Confession time….I have not blogged in a few weeks because I was hit with a case of overloaded brain block! Yes, it’s a real thing my friends. 🙂 My head is full of so much new learning that I didn’t even know where to begin processing it all. As I start thinking of all the things I have been taking in and try to piece together connections, I come up with one thing that runs through my head over and over.
If we are not asking this question when there is a fork in the road, or even on a DAILY BASIS, we are off track!
Recently, I have observed literacy instruction in elementary school, middle school, and high school! I feel like I have been given a treasure that not many teachers are given unfortunately – time to observe great teaching! I am always amazed at the awesome ideas I walk away with. The interesting thing is that at all three levels, there were identical strategies being used that worked with ALL kids, yet they did not look exactly the same! That got me thinking.
There are all these buzzwords out there. All the new initiatives starting up. All the ideas of how things “should be done” by people other than the educators. But really, when we really look closely by taking a step back, we know it comes down to best practices for all kids. We know what is best for kids and we do it.
If you know me, you know that I am a firm believer in differentiation in every area! Y’all, it doesn’t have to look the same for everyone. We are not the same. Our kids are not the same. 🙂 We can differentiate our teaching strategies like we differentiate student learning. It is responsive teaching. But PLEASE….hear this loud and clear – what matters is that we are consistent in these best practices and do what is best for the kids we have in front of us now…not last year.
Whether you are conferencing with a student about their writing at a table, on the floor, through a Google doc or Google classroom, at a desk, through a blog response, on a beanbag, or a bouncy exercise ball…you are still conferencing about writing! It is about the consistent best practice action and the child! I will add, having a variety keeps it interesting for all involved. 🙂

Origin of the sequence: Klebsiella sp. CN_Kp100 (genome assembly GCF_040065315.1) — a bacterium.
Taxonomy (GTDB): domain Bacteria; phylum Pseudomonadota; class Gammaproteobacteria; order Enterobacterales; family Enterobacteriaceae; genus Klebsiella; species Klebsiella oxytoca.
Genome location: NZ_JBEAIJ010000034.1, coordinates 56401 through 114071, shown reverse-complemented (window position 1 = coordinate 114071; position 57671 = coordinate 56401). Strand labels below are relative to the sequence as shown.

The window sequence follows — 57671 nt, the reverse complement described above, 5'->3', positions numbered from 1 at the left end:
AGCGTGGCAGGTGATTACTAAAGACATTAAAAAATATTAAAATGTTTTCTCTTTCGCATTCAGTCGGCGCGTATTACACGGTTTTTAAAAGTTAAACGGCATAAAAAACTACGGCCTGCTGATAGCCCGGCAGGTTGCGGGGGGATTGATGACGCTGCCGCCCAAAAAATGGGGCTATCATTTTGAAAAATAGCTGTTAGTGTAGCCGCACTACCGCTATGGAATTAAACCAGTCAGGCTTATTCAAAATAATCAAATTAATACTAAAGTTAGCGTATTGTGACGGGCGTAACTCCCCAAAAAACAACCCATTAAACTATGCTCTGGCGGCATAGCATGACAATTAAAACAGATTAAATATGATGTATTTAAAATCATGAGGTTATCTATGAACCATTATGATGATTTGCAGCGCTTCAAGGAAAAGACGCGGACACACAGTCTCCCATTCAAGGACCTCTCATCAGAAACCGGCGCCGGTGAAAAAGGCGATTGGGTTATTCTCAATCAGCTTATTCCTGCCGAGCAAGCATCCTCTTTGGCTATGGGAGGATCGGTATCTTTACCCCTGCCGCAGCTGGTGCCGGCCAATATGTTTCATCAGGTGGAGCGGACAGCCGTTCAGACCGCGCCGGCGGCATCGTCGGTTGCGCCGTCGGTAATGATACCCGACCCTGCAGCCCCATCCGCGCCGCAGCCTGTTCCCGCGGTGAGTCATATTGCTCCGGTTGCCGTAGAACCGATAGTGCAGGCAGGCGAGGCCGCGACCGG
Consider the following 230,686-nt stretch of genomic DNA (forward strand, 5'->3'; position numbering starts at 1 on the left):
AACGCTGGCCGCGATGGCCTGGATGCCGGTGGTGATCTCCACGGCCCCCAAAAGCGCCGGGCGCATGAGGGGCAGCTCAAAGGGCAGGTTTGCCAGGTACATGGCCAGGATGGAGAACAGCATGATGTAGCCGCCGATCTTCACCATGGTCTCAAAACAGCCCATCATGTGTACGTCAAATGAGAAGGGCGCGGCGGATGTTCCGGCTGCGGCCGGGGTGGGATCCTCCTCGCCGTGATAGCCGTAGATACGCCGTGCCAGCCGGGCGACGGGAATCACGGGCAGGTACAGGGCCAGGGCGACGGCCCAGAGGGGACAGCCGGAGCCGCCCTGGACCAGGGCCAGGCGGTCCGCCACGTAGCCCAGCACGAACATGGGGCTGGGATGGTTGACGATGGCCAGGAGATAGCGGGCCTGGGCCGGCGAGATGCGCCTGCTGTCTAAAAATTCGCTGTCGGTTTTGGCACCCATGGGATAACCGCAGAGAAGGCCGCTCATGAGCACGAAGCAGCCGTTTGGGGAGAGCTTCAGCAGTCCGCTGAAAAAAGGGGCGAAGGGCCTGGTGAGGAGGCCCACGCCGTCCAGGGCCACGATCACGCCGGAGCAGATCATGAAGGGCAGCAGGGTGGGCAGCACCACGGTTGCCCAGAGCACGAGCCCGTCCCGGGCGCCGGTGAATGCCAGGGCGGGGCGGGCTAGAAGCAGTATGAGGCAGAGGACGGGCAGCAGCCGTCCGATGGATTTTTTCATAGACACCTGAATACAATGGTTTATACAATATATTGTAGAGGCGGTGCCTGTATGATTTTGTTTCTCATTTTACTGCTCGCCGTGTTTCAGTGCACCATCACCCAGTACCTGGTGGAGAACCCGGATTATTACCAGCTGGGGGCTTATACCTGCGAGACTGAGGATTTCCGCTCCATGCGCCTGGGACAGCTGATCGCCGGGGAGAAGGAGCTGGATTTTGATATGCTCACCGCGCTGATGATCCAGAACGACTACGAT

I really feel in my heart that there is no way you can go “wrong” if you are looking at the situation through the lens of what is best for the child, not just compliance of teaching a certain way because everyone will think this is awesome even though it really doesn’t seem to be working for this child.
My hope is for people out there to stop thinking one way or approach is the “right way” and the only way teachers should be teaching reading or writing (or any other thing for that matter) and start asking, “Is this BEST for THIS CHILD right now?” because that is what it is all about. I could really get going about my passion for the Whole Child, but I will save that for another time. 🙂
Let me close by saying this:
I am not saying break rules and do not teach what you are supposed to according to TEKS and district common instructional expectations!
I am saying while adhering to these mandates, think differently. Ask the question: what is best for children? Be brave and take that chance and try something new! It might feel different and uncomfortable at first, but how will you ever know if you never try? 🙂 Oh, the possibilities and the awesome things we will see in our children when we put them first! Always.